“I warn you, he may look like an idiot and talk like an idiot, but don’t let that fool you: He really is an idiot!” — The Joker, Arkham Asylum
A friend drew my attention today to a recent column by New York Times resident joker and professional stuffed shirt Thomas Friedman, in which Friedman cites a scene from Chris Nolan’s The Dark Knight as a metaphor for the fight against Islamic terrorism.
As I read the column, I grew intrigued — because for a brief moment, it seemed as though the generally clueless Friedman had experienced a genuine epiphany. But by the time I reached the end of the column, I realized that it was a false alarm: The metaphor that he cited (which he says was referred to him by Orit Perlov) was indeed strikingly apt, but Friedman himself completely failed to grasp its meaning.
Here’s the scene that Friedman quotes:
This scene is actually an excellent analogy to the situation of the West vis-a-vis ISIS et al.
Alfred is telling Batman to stop imagining that he can defeat the Joker by trying to discern the Joker’s motivations, because this is an enemy whose way of thinking is utterly alien to our own, and is simply evil. Such an enemy, says Alfred, cannot be dealt with through reason or negotiation, but only through utter destruction. That’s why Alfred and his colleagues had failed to buy the loyalty of the Burmese tribal chiefs, as long as the bandit was out there in the forest. Success only came once they “burned the forest down”, and destroyed the bandit.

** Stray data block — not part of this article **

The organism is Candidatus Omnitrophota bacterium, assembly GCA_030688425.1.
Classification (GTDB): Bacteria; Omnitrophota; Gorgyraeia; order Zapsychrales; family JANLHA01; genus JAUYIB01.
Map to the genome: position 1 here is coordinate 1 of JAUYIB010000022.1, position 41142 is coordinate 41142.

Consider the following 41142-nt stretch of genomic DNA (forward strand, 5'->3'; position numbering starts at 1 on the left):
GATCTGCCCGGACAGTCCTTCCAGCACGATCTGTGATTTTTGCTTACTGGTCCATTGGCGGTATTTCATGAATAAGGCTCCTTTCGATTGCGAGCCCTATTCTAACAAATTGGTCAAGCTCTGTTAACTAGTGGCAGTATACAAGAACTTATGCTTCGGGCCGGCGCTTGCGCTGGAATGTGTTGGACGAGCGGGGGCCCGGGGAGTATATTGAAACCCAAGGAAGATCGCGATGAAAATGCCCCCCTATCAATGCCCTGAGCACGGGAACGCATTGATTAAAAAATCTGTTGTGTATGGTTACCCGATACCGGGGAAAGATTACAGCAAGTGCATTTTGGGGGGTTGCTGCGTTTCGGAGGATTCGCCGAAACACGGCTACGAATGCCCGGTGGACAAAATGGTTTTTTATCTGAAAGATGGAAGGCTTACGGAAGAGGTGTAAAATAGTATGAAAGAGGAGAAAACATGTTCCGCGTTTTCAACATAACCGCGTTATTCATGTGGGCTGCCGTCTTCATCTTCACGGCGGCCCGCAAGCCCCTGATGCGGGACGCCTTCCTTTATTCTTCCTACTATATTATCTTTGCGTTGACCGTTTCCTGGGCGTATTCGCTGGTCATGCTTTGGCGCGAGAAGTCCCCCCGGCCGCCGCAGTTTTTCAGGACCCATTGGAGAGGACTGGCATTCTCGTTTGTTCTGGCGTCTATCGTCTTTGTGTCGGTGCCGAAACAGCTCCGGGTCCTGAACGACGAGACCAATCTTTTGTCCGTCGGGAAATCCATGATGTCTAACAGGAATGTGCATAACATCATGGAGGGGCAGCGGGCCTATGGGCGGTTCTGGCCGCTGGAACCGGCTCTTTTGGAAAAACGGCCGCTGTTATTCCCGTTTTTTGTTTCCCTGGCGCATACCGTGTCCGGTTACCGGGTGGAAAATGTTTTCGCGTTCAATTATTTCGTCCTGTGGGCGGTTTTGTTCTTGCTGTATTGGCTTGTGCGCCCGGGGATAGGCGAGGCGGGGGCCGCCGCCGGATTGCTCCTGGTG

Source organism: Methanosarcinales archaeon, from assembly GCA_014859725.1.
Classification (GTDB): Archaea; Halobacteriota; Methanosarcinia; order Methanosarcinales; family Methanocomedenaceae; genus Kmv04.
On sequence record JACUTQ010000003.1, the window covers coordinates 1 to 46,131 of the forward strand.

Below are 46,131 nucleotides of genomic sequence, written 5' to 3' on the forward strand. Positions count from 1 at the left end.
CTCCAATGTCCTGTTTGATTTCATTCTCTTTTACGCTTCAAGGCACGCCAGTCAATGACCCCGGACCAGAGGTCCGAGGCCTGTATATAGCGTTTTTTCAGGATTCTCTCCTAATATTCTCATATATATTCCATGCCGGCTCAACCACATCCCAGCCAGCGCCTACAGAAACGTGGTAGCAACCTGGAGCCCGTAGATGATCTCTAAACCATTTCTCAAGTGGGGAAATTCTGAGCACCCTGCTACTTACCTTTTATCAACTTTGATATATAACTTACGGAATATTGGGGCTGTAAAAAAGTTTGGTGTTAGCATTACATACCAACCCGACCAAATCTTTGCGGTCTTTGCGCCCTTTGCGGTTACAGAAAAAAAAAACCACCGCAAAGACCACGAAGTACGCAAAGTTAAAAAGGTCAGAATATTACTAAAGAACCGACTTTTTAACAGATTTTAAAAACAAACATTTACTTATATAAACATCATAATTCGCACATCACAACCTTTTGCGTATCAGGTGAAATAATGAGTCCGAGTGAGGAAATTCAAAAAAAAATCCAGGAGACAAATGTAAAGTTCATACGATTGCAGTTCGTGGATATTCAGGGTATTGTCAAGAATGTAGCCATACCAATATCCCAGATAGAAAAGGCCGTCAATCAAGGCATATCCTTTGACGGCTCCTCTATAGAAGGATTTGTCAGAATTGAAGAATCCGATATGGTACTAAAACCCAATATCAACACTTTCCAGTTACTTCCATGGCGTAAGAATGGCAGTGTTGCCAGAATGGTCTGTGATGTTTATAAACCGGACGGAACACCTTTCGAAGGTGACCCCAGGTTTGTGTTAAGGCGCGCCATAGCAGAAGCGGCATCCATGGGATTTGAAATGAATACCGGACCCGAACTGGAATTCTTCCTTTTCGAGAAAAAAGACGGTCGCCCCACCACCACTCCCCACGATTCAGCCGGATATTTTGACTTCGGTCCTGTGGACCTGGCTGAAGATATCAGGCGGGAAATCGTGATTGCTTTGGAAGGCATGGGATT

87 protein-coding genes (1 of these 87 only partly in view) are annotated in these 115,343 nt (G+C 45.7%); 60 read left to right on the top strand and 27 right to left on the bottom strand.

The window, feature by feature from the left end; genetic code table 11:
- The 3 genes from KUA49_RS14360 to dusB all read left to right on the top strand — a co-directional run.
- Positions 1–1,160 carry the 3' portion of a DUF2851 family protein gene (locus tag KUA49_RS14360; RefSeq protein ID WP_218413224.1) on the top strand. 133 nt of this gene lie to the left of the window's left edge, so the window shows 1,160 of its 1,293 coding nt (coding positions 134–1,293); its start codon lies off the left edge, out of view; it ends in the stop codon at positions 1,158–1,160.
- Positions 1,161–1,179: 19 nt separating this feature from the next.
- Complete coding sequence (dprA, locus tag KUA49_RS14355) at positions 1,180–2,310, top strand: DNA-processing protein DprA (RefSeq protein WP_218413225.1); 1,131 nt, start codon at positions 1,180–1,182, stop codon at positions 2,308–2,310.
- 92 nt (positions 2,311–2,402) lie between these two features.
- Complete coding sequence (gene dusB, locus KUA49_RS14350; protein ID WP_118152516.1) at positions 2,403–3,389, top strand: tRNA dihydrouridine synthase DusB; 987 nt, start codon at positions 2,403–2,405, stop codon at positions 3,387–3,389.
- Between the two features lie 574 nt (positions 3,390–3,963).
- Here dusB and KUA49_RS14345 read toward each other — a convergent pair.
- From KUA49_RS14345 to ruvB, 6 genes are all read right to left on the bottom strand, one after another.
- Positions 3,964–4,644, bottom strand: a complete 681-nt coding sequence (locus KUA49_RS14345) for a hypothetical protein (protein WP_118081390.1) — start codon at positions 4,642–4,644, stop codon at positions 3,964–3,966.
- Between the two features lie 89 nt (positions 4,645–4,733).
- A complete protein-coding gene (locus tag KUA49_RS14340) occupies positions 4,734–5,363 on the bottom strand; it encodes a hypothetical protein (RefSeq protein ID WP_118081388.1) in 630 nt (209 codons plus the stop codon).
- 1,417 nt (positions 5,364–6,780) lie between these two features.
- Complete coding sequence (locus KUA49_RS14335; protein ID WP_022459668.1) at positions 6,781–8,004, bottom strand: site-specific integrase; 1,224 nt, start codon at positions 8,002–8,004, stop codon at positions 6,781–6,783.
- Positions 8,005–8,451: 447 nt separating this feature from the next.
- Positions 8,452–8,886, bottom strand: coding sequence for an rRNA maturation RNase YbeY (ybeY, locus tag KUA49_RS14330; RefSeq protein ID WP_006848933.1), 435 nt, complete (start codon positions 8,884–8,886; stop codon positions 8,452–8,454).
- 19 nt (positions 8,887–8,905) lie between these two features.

Chris Nolan’s message in the film (and the rest of the trilogy) was, in fact, an intended reference to Islamic terrorism.
Nolan was saying that the West will never defeat the terrorists as long as we go on thinking that the Islamists are essentially like ourselves, and can therefore be reasoned and negotiated with. Furthermore, he was saying (in this scene) that it is useless to try to win by paying off Arab governments with “precious stones”, because those will simply be taken by the “bandit”.
The only way to defeat an enemy like that is to wipe it out.
The irony is that all of this flies way over Friedman’s head.
After citing the scene, Friedman then proceeds to completely ignore what it says. Instead — and incredibly — he calls upon America to go on pursuing their same tired old failed policies in the Mideast, imagining that the US can counter the terrorists by “strengthen[ing]” Arab governments “with financial and security assistance”.
How completely obtuse.
What’s sad and frightening is that this joker is actually a major factor in the Obama administration’s policy making decisions.